RSD rugby teen who suffered broken neck in African tour defies diagnosis to walk again

A DUNGANNON teenager has had his very own “miracle” after he walked out of hospital unassisted, only months after he was he told he may never walk again following a horrific rugby injury.

Patrick Greeves suffered a broken neck while playing with Royal School Dungannon on tour in Port Elizabeth, South Africa, on 2nd August last year.

Doctors told the 19-year-old he had a “complete” spinal injury, meaning it was unlikely he would ever walk again.

But after eight months of gruelling therapy, Patrick stunned his family and medics by walking unassisted out of Musgrave Park Hospital.

The inspirational teenager says he always had “hope” he would walk again, despite his diagnosis.

“I was at the bottom of the ruck and somebody landed on my head, it pushed it down and it dislocated my spine at my neck,” he explained.

Horrible

“As soon as that happened I heard the crack and felt my whole body just seize up and I couldn't move at all. It was horrible.

“They told me it was probably a complete injury and I would never have much movement below my shoulders,” he said.

“I didn't know how to react.

“It was pretty shocking, but I still had that hope I would walk again.”

He praised the quick thinking of his coach Gareth McClintock, who prevented further harm and a constant source of support throughout his rehabilitation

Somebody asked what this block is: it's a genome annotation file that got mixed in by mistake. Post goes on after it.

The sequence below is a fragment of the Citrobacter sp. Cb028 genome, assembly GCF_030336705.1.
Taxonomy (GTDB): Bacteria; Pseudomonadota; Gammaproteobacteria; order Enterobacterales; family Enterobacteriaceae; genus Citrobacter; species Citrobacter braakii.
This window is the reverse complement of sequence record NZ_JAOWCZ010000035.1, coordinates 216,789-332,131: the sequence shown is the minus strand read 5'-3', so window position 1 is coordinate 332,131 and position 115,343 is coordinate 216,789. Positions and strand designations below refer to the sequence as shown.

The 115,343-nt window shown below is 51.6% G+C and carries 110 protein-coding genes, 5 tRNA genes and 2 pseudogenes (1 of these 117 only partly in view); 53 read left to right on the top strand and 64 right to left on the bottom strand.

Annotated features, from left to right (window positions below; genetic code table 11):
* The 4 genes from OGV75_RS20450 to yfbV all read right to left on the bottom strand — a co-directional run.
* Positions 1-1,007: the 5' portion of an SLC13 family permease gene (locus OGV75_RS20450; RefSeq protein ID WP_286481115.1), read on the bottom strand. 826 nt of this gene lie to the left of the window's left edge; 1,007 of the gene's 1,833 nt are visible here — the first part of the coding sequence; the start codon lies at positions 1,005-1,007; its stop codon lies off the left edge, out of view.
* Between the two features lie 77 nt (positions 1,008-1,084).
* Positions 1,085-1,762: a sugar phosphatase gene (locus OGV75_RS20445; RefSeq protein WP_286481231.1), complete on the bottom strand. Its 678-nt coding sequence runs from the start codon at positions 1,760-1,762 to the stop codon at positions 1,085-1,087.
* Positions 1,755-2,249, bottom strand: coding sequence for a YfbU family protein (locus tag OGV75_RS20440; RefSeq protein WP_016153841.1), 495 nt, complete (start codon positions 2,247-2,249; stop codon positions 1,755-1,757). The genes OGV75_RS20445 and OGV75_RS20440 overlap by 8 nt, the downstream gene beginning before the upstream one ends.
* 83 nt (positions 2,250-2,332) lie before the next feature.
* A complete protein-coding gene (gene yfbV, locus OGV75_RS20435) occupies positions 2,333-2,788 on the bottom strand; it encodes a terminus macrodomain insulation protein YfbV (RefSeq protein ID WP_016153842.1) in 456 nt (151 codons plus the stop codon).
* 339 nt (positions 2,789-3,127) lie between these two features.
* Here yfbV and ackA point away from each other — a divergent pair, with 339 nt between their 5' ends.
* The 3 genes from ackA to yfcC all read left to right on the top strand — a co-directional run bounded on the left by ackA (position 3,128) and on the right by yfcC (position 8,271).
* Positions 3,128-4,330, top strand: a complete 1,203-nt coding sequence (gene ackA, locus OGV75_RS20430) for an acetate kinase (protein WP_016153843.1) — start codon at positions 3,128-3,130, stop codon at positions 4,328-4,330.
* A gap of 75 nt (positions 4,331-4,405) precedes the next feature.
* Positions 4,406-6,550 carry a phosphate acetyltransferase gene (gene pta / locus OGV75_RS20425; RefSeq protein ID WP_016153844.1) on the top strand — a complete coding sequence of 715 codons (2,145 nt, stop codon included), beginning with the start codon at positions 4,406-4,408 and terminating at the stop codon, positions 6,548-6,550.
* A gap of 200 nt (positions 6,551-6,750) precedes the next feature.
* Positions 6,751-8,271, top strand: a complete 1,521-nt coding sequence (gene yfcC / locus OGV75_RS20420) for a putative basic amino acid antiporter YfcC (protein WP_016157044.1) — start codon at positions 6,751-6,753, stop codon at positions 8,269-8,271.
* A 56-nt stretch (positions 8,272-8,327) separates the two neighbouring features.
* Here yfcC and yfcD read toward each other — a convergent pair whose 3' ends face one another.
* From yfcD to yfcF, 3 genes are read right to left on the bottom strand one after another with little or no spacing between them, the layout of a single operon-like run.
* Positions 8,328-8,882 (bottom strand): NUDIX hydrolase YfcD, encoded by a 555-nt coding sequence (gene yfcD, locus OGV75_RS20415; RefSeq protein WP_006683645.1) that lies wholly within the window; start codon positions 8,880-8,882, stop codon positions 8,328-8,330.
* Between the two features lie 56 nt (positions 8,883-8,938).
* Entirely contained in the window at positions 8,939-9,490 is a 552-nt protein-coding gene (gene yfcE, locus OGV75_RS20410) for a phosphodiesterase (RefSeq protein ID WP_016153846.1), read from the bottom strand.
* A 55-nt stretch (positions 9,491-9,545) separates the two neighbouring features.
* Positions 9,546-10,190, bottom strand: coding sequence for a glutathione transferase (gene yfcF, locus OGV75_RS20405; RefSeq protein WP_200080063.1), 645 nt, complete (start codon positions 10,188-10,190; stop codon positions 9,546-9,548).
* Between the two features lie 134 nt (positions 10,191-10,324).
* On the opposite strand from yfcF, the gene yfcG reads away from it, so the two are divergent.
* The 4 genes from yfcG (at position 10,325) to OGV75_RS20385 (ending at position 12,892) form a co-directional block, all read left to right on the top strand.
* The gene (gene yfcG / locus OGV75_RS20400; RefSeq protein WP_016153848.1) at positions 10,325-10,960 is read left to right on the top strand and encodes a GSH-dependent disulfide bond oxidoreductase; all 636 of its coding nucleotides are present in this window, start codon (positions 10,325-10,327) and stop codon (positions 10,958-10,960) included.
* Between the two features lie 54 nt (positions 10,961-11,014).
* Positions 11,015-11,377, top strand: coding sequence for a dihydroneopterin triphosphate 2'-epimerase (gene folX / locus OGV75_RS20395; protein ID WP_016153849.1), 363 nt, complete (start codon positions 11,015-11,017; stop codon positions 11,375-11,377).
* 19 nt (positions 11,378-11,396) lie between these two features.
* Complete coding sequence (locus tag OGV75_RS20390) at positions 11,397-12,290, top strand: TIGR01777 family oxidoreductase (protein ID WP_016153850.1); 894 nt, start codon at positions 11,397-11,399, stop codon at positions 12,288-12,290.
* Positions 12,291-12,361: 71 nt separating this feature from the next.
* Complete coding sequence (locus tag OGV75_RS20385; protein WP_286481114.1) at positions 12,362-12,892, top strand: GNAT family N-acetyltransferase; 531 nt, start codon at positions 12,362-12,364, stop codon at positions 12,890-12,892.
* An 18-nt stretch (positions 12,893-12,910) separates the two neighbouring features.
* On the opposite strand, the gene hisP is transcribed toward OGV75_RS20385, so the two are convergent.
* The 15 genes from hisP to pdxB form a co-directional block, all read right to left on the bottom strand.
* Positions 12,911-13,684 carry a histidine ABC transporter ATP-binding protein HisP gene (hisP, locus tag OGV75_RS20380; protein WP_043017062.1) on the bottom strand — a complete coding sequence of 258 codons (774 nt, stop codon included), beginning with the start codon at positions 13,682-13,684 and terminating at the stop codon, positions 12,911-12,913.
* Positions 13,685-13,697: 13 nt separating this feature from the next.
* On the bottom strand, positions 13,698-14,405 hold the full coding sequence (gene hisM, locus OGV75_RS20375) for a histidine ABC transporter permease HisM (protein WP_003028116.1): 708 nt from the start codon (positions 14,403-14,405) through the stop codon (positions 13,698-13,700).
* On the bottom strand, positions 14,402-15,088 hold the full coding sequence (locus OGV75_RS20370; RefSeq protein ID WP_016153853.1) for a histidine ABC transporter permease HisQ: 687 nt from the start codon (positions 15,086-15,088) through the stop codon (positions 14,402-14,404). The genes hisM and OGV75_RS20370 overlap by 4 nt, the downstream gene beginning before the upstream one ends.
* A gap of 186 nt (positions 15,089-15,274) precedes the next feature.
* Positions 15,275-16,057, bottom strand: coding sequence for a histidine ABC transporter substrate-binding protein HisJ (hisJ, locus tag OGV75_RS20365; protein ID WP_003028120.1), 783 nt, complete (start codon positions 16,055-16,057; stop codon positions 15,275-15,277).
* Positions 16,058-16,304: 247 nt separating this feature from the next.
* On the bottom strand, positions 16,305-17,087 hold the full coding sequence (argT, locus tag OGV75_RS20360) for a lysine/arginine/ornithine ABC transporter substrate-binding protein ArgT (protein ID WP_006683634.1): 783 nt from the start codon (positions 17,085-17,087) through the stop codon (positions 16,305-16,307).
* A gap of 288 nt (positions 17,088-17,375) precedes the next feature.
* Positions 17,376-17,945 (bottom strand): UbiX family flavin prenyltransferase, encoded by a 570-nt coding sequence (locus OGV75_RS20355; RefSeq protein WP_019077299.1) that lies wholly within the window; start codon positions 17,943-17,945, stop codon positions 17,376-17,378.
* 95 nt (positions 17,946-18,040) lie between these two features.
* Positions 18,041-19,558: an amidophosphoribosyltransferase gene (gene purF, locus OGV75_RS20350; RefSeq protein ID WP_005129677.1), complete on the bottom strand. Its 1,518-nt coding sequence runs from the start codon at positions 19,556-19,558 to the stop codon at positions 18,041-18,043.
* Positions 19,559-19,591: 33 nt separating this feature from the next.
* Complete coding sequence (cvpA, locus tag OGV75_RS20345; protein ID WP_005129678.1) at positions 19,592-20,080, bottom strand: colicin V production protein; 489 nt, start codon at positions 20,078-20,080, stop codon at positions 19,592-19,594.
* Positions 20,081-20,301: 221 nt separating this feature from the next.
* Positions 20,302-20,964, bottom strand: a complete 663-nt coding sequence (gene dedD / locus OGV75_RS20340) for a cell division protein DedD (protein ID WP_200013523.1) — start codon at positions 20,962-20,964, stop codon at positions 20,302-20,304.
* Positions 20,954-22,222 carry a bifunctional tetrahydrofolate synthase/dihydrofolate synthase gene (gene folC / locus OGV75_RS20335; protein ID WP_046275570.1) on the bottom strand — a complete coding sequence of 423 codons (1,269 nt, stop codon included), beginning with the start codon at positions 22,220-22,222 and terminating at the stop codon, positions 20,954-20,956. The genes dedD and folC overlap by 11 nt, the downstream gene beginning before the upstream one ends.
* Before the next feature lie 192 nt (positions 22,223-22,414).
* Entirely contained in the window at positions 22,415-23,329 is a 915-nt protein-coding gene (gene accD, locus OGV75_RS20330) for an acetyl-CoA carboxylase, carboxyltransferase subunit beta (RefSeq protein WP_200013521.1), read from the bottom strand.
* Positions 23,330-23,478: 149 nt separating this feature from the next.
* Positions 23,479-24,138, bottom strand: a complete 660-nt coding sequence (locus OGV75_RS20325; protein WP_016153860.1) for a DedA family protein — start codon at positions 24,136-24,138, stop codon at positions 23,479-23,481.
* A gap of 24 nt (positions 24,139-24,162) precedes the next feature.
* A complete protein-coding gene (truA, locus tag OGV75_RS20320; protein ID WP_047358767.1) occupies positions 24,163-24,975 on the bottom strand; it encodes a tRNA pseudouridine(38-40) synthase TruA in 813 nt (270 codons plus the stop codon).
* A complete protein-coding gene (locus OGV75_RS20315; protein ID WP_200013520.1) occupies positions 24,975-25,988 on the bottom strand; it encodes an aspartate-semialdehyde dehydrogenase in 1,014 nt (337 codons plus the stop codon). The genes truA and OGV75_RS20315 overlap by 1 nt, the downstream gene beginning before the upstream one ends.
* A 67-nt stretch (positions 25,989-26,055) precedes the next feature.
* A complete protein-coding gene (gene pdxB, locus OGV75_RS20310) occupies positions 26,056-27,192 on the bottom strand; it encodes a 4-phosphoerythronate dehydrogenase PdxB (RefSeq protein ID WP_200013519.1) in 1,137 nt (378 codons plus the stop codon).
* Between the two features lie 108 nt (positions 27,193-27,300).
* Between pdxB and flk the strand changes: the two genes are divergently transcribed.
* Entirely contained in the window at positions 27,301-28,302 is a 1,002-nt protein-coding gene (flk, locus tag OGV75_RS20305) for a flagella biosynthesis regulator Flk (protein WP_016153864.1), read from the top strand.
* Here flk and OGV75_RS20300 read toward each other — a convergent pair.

“He instantly came over and held my head, if I had been moved it could have been so much worse,” he added.

“Even since then he's been visiting every week and he's been absolutely fantastic.”

His parents Julie, 52, and Bill, 53, quickly flew out to South Africa to be at his bedside.

“It was dreadful to get that call,” said Mrs Greeves.

“The morning after Patrick had his operation it didn't look like there was going to be an awful lot of improvement.”

After 16 days the teenager made the 20-hour flight back to Belfast by air ambulance to begin his recovery with 15 weeks of bed rest.

Some feeling remained in his toes, which gave him some hope.

“It was really difficult but I just thought if there's some kind of message going down there then maybe there's a chance,” he said.

“I later got some flickers and spasms in my legs and got into a wheelchair. Once I got that I really started to push forward and my body started to recover rapidly.”

He said finally walking out of hospital “just means the world”. “It shows that all the people who have been praying for me and thinking about me really helped and it can encourage people in a similar situation to hold on to that little bit of hope.”

His mum added: “It felt just like the most enormous weight lifted, it was such a wonderful moment. We've had people in churches everywhere praying for him and now we've got our own miracle, we're so grateful.”

Patrick is now back in the family home and will continue to attend physio sessions as he starts a music technology course in Armagh before continuing the subject at Queen's University in Belfast.

“The hope is I'll be able to walk without any assistance,” he added.

Wheelchair

“I still need a wheelchair for long distances, but the hope is I eventually won't need that.”

Last week, Patrick and his parents were special guests at Royal School Dungannon’s annual Spring Concert.